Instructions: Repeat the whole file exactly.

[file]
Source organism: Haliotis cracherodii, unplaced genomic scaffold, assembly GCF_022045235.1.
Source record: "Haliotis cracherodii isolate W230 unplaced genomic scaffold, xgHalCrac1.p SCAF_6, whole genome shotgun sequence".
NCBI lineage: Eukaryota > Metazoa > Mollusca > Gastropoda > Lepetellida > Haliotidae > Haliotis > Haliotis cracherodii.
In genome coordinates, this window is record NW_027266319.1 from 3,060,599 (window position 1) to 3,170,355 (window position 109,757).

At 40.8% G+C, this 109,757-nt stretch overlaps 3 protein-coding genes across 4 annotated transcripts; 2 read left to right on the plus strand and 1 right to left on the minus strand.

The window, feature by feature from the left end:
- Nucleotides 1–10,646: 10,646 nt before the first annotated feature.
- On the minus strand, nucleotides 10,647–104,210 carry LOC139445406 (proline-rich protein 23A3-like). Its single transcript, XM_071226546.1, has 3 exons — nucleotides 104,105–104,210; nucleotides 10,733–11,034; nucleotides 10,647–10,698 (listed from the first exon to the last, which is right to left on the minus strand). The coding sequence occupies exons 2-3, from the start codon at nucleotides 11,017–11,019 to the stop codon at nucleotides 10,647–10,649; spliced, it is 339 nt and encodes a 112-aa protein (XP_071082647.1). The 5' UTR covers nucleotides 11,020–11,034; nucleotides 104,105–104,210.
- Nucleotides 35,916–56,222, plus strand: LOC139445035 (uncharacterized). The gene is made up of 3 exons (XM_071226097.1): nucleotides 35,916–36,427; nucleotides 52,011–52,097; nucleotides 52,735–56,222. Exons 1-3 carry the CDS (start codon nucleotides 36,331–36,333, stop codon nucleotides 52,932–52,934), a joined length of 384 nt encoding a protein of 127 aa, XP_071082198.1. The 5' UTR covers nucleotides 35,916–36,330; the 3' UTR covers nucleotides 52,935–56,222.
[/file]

Source organism: Haliotis cracherodii, unplaced genomic scaffold, assembly GCF_022045235.1.
Source record: "Haliotis cracherodii isolate W230 unplaced genomic scaffold, xgHalCrac1.p SCAF_6, whole genome shotgun sequence".
NCBI lineage: Eukaryota > Metazoa > Mollusca > Gastropoda > Lepetellida > Haliotidae > Haliotis > Haliotis cracherodii.
In genome coordinates, this window is record NW_027266319.1 from 3,060,599 (window position 1) to 3,170,355 (window position 109,757).

At 40.8% G+C, this 109,757-nt stretch overlaps 3 protein-coding genes across 4 annotated transcripts; 2 read left to right on the plus strand and 1 right to left on the minus strand.

The window, feature by feature from the left end:
- Nucleotides 1–10,646: 10,646 nt before the first annotated feature.
- On the minus strand, nucleotides 10,647–104,210 carry LOC139445406 (proline-rich protein 23A3-like). Its single transcript, XM_071226546.1, has 3 exons — nucleotides 104,105–104,210; nucleotides 10,733–11,034; nucleotides 10,647–10,698 (listed from the first exon to the last, which is right to left on the minus strand). The coding sequence occupies exons 2-3, from the start codon at nucleotides 11,017–11,019 to the stop codon at nucleotides 10,647–10,649; spliced, it is 339 nt and encodes a 112-aa protein (XP_071082647.1). The 5' UTR covers nucleotides 11,020–11,034; nucleotides 104,105–104,210.
- Nucleotides 35,916–56,222, plus strand: LOC139445035 (uncharacterized). The gene is made up of 3 exons (XM_071226097.1): nucleotides 35,916–36,427; nucleotides 52,011–52,097; nucleotides 52,735–56,222. Exons 1-3 carry the CDS (start codon nucleotides 36,331–36,333, stop codon nucleotides 52,932–52,934), a joined length of 384 nt encoding a protein of 127 aa, XP_071082198.1. The 5' UTR covers nucleotides 35,916–36,330; the 3' UTR covers nucleotides 52,935–56,222.